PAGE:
Nike's Pride-themed Air Force 1 features the more inclusive 'More Color, More Pride flag'

The addition of brown and black is meant to acknowledge people of color in the community.

The COVID-19 pandemic may mean a lack of corporate-branded floats making their way through Pride parades, but the yearly wave of merchandising will continue unimpeded.

Nike, as well as its subsidiary Converse, has begun unveiling its latest batch of Pride-themed sneakers, which will include an Air Force 1 for the first time. Instead of the standard Pride flag that's been in use since 1978, the AF1 features the More Color, More Pride flag introduced in 2017 to highlight the need for more inclusivity in the community. Jumping off from the artist Gilbert Baker's design, it adds the colors black and brown in an effort to recognize people of color in the LGBTQ+ community.


The full Nike BeTrue lineup — In addition to the Air Force 1, Nike's 2020 BeTrue collection will also include the ACG Air Deschutz and Air Max 2090.

Originally launched in 1992, the Air Deschutz is an air-cushioned sandal equipped for the trails under the All Climate Gear umbrella. It's just the right amount of crunchy and was already one of our favorite sandals of the year. For the BeTrue collection, it adds the colors of the rainbow to the black straps' interiors for a fun but subtle treatment.


The aforementioned Air Force 1 largely sticks with a classic white upper and sole, with the addition of a shimmery rainbow Swoosh and the original rainbow flag atop the Nike logo on the midsole. All together, these details make for an ideal summer shoe.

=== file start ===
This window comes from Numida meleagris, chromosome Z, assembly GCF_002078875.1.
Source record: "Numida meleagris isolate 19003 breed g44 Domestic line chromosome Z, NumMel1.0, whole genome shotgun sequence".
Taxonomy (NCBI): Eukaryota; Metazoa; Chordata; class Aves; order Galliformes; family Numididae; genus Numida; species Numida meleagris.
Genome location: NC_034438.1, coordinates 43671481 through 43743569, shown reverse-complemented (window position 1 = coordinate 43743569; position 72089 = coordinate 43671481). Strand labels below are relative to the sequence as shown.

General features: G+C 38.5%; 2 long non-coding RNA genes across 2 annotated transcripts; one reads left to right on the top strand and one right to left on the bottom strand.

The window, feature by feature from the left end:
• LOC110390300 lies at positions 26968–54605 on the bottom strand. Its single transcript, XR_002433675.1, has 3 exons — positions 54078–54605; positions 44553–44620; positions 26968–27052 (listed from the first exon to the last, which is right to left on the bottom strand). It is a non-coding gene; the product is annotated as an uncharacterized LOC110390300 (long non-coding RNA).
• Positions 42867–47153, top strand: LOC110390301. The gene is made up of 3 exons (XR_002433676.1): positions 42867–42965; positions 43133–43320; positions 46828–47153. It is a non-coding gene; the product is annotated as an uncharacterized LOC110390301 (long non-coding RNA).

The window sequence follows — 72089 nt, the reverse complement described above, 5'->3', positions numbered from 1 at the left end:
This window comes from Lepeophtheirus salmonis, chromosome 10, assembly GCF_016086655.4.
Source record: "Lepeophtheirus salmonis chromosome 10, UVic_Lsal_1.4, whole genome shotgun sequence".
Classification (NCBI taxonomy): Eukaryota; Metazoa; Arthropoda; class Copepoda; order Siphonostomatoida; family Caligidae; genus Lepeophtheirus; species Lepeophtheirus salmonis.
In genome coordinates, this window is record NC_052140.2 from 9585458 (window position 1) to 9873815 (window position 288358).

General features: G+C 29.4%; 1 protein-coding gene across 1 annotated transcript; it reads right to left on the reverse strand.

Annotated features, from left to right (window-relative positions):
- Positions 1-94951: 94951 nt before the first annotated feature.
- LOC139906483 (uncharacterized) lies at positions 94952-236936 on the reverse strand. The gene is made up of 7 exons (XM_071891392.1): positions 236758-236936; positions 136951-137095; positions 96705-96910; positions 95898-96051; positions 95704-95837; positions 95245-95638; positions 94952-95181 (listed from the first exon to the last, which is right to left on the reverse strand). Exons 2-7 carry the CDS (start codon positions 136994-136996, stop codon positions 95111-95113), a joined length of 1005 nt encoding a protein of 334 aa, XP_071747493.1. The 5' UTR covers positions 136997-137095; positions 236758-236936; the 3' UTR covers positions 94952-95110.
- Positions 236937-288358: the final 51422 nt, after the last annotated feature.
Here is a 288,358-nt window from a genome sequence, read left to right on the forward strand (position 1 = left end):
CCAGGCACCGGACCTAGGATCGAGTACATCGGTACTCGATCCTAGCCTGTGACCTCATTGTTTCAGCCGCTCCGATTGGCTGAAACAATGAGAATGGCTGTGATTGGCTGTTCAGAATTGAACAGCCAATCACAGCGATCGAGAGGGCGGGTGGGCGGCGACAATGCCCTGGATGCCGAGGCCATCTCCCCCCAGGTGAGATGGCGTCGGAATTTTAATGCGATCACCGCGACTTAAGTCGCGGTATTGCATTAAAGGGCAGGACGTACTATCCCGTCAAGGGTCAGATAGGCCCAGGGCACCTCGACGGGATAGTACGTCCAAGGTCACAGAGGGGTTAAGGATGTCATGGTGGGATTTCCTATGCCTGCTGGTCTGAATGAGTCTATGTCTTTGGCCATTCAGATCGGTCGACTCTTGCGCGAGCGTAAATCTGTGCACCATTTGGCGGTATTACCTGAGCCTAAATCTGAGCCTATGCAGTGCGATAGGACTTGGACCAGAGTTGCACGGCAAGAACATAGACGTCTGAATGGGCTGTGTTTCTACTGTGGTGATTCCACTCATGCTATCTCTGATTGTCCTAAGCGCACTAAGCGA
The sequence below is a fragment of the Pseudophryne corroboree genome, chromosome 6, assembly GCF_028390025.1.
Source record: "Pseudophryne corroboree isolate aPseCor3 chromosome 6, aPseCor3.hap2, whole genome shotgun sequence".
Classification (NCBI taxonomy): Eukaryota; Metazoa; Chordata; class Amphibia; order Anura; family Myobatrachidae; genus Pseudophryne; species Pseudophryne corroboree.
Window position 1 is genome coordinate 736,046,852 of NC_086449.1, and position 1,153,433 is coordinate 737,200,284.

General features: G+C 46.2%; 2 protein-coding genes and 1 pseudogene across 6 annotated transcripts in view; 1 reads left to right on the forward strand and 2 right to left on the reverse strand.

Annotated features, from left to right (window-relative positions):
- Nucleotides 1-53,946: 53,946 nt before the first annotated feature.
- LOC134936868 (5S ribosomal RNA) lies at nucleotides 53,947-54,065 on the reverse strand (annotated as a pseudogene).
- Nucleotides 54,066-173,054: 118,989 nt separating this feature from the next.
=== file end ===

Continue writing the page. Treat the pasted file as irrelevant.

Finally, the Air Max 2090 adds the perfunctory rainbow hits to one of Nike's newest silhouettes, which was launched in March for the 30th anniversary of the Air Max 90. There isn't much more to say about it other than it indeed having a lot of color. In other words, it's fine. It's a fine shoe.

Nike will donate $500K to 20 charities — Since the inception of Nike's BeTrue collection in 2012, the brand has been making donations to charities working to benefit the LGBTQ+ community. This year, it's pledged to donate $25,000 each to 20 different organizations (full list here) for a total of $500,000.

Despite the charitable efforts, Nike's relatively recent and safe embrace of Pride imagery hasn't been without criticism. Like other brands, it's been accused of appropriating LGBTQ+ culture for commodification — most prominently in 2017, when it adopted the pink triangle used by the organization ACT UP. After calling out Nike on Twitter for the design, Act Up ended up consulting with Nike for the distribution of its donations that year.


Meanwhile, from Converse — Converse's own releases also utilized the More Color, More Pride flag on the Chuck 70 and Chuck Taylor All Star for a range of rainbow-oriented designs, including all-over print, sequins, and asymmetrical graphics (check them all out here). Proceeds for this year's collection will go to the organizations It Gets Better Project [IGBP], Ali Forney Center, BAGLY, and OUT MetroWest.

Releases start this week — Converse's sneakers will begin releasing globally through its website on Friday, May 29, while Nike will follow first on June 5 in China before expanding to the rest of the world on June 19.